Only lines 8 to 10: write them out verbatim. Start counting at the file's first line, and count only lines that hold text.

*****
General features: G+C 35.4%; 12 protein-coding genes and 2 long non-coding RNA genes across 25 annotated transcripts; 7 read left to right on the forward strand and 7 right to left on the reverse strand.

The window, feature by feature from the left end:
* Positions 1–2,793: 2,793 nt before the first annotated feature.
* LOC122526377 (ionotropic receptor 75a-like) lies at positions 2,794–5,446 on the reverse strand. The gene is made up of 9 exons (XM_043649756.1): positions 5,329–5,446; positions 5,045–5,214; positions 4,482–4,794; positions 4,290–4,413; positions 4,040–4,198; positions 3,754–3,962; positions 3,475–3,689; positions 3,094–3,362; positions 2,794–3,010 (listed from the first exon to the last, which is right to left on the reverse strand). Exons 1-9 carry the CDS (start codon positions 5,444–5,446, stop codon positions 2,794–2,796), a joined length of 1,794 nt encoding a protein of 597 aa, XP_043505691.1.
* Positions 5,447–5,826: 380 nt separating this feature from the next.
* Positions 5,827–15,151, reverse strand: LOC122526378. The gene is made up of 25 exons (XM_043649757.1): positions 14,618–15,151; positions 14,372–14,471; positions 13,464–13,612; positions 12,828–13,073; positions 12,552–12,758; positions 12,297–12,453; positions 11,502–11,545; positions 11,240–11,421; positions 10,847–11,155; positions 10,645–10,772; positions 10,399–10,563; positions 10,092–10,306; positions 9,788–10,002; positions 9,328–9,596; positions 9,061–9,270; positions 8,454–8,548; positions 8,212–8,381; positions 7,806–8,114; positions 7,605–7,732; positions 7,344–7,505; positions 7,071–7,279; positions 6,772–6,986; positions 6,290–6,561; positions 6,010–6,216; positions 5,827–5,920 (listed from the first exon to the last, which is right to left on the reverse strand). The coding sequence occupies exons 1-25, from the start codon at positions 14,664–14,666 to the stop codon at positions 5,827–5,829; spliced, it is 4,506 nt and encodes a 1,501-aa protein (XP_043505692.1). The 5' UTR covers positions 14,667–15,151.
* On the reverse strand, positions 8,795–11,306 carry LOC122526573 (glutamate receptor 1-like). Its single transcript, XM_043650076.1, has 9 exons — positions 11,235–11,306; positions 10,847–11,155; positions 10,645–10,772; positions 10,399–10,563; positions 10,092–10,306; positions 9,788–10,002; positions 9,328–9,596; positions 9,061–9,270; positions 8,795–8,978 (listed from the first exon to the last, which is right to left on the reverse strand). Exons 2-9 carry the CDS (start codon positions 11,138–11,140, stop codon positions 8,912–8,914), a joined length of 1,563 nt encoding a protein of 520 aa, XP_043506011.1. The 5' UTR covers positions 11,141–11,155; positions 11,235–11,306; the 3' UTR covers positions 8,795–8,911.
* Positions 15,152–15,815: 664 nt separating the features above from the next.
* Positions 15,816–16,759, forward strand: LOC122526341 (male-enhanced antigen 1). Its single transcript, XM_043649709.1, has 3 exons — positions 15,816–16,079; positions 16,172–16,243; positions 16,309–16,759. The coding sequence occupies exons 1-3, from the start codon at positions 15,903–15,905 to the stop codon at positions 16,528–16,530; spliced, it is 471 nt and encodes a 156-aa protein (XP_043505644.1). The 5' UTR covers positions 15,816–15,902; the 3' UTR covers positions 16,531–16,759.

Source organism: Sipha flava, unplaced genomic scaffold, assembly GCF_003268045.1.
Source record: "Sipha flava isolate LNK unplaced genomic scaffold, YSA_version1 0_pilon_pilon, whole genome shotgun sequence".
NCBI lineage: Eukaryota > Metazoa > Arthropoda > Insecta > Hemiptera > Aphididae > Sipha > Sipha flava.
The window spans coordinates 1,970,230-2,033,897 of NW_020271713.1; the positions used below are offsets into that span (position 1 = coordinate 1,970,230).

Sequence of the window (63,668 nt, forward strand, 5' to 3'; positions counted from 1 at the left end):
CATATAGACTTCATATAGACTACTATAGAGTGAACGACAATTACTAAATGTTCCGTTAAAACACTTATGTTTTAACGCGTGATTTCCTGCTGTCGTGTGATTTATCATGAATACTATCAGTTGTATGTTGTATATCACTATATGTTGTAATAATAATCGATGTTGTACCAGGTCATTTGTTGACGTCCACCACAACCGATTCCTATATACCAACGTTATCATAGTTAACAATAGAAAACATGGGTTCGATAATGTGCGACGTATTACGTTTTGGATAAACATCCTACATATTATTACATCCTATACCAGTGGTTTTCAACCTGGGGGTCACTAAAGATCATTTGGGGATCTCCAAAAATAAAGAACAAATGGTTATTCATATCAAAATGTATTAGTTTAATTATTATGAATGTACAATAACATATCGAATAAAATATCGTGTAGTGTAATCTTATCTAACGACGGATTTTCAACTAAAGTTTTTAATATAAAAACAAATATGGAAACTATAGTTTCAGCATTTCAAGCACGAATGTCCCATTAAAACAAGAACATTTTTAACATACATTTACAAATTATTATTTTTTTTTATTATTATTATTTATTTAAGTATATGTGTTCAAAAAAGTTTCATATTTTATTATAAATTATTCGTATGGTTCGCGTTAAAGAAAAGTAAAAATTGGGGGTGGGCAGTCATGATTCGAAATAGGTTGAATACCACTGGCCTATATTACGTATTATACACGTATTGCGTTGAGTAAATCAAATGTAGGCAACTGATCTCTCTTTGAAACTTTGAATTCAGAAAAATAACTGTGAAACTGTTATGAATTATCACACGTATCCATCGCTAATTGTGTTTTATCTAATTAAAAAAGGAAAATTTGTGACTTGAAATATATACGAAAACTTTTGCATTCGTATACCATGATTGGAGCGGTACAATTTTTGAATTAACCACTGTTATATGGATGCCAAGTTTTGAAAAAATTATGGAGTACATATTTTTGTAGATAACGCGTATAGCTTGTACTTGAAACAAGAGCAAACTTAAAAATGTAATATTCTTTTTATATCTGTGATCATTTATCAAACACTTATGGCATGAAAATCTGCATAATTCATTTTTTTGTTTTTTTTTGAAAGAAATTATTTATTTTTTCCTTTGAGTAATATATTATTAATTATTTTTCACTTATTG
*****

* Positions 15,152–15,815: 664 nt separating the features above from the next.
* Positions 15,816–16,759, forward strand: LOC122526341 (male-enhanced antigen 1). Its single transcript, XM_043649709.1, has 3 exons — positions 15,816–16,079; positions 16,172–16,243; positions 16,309–16,759. The coding sequence occupies exons 1-3, from the start codon at positions 15,903–15,905 to the stop codon at positions 16,528–16,530; spliced, it is 471 nt and encodes a 156-aa protein (XP_043505644.1). The 5' UTR covers positions 15,816–15,902; the 3' UTR covers positions 16,531–16,759.

Source organism: Sipha flava, unplaced genomic scaffold, assembly GCF_003268045.1.